Image copyright © by Marcus Trahan

The Two Jakes


It’s sad what happened to this one. I suspect that any film that tried to follow up on Chinatown would be destined to fall short, but this one could have been better than it is. At the same time, I think it’s been somewhat unfairly maligned precisely because it invites comparisons to Chinatown.

Part of the problem is that the director, Jack Nicholson, is no Roman Polanski. He doesn’t have the eye for angle and composition, but most deadly of all, he doesn’t have the chops to make the actors get on with it. This film drags badly in places, worst of all in the climactic scene between Jake Gittes and Kathryn Mulwray, which should somehow have had the power of the famous scene between Jake and Evelyn Mulwray, her mother. But it’s not every day you can write a scene like “She’s my sister, she’s my daughter, she’s my sister … and my daughter.” In fact, it’s not every decade you can access that kind of raw emotion. Robert Towne, who wrote both movies, has delivered a workmanlike script here, not a masterpiece like its predecessor.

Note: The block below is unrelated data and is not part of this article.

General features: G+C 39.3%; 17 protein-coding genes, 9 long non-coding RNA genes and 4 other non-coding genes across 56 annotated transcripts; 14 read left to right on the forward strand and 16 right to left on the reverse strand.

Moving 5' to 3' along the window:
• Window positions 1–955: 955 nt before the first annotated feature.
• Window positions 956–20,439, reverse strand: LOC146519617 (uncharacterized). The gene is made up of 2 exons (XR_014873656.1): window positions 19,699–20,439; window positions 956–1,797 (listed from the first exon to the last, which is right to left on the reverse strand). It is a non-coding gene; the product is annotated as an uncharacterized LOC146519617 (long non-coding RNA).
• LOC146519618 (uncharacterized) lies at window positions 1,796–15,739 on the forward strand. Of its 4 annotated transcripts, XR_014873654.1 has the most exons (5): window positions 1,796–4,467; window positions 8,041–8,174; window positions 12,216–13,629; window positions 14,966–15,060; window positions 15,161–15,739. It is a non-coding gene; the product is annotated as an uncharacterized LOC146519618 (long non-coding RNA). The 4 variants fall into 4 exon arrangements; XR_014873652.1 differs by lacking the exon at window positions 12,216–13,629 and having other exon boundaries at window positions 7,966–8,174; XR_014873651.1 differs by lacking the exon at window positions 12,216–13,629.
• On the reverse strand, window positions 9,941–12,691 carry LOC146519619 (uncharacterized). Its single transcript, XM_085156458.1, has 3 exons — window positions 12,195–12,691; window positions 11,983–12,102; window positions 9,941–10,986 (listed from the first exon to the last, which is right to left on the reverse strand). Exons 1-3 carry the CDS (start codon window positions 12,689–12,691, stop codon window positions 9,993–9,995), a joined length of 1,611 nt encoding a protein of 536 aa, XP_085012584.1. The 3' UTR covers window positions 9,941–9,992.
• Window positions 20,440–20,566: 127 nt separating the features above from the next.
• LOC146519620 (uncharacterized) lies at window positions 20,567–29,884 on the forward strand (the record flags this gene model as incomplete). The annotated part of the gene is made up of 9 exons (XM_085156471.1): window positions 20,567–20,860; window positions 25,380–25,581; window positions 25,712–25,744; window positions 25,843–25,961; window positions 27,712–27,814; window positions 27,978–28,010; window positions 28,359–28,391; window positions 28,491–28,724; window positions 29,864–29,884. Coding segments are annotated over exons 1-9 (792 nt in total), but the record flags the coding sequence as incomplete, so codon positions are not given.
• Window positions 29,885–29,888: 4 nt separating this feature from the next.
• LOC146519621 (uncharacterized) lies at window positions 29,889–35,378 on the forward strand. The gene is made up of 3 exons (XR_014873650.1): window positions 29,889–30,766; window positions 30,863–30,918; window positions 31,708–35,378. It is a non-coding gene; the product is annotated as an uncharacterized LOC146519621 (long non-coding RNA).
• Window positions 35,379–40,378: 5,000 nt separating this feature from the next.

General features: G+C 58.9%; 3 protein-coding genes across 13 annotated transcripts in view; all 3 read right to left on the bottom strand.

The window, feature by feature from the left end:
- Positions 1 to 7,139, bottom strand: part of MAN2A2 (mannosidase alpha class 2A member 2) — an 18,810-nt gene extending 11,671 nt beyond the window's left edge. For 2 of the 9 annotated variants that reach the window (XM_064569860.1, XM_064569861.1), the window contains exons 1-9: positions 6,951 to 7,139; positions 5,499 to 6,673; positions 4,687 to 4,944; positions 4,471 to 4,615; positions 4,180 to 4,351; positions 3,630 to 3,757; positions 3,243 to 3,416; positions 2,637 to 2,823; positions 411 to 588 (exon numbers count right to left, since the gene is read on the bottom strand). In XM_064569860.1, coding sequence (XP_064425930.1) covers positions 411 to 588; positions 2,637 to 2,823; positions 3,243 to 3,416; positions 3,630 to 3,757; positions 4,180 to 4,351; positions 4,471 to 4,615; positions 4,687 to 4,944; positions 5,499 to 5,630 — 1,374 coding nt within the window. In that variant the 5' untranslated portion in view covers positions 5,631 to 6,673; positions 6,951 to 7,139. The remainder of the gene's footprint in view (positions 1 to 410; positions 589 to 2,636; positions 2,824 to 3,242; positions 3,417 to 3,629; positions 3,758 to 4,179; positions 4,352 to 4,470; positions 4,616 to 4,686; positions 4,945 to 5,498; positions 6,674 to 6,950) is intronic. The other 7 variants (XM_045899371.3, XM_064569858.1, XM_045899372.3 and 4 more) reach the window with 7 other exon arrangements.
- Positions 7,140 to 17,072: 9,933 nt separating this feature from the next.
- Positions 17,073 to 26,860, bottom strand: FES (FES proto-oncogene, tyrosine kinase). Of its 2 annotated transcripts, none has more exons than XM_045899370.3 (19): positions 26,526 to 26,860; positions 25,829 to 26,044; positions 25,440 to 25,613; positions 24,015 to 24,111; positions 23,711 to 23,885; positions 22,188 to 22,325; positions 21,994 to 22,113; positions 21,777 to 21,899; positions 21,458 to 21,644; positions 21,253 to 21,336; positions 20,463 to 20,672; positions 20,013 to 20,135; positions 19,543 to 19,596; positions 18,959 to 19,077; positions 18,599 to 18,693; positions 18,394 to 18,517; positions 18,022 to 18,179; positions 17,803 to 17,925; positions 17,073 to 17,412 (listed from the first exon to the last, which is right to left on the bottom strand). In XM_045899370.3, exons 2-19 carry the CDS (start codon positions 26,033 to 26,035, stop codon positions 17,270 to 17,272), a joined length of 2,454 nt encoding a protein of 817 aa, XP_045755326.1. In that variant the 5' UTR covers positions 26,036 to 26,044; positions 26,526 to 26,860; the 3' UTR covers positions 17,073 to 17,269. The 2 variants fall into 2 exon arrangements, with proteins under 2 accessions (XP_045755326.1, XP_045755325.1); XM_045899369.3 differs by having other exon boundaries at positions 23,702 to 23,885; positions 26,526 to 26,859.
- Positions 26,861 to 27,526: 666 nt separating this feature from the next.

The look of the film is very good. I have to mention that Jake drives a 1948 Hudson Commodore convertible. We were a Hudson family when I was growing up. We had three of them over the years, all reliable workhorses that would astonish you if you had tried to drag race with me from a stop light. I shut down many a Ford and Chevy. I still think fondly of those old cars. Just had to throw that in.

It was originally intended that this be a trilogy. The movies would be set about ten years apart, in 1938, ’48, and ’58, and deal with the political skullduggery behind three great influences on the growth and destiny of Los Angeles: water, oil, and freeways. The third movie was to be called Cloverleaf, and my guess is that it would have dealt not only with the construction of the freeways, but the thing that made them necessary, which was the murder of the Los Angeles streetcar system by General Motors. Jack Nicholson was, technically, about 5 years too old to play Jake Gittes in 1948, and he’d be 15 years too old to play him again in Cloverleaf, but I think he could handle it. I’d still like to see that third film, but it appears that no one is interested.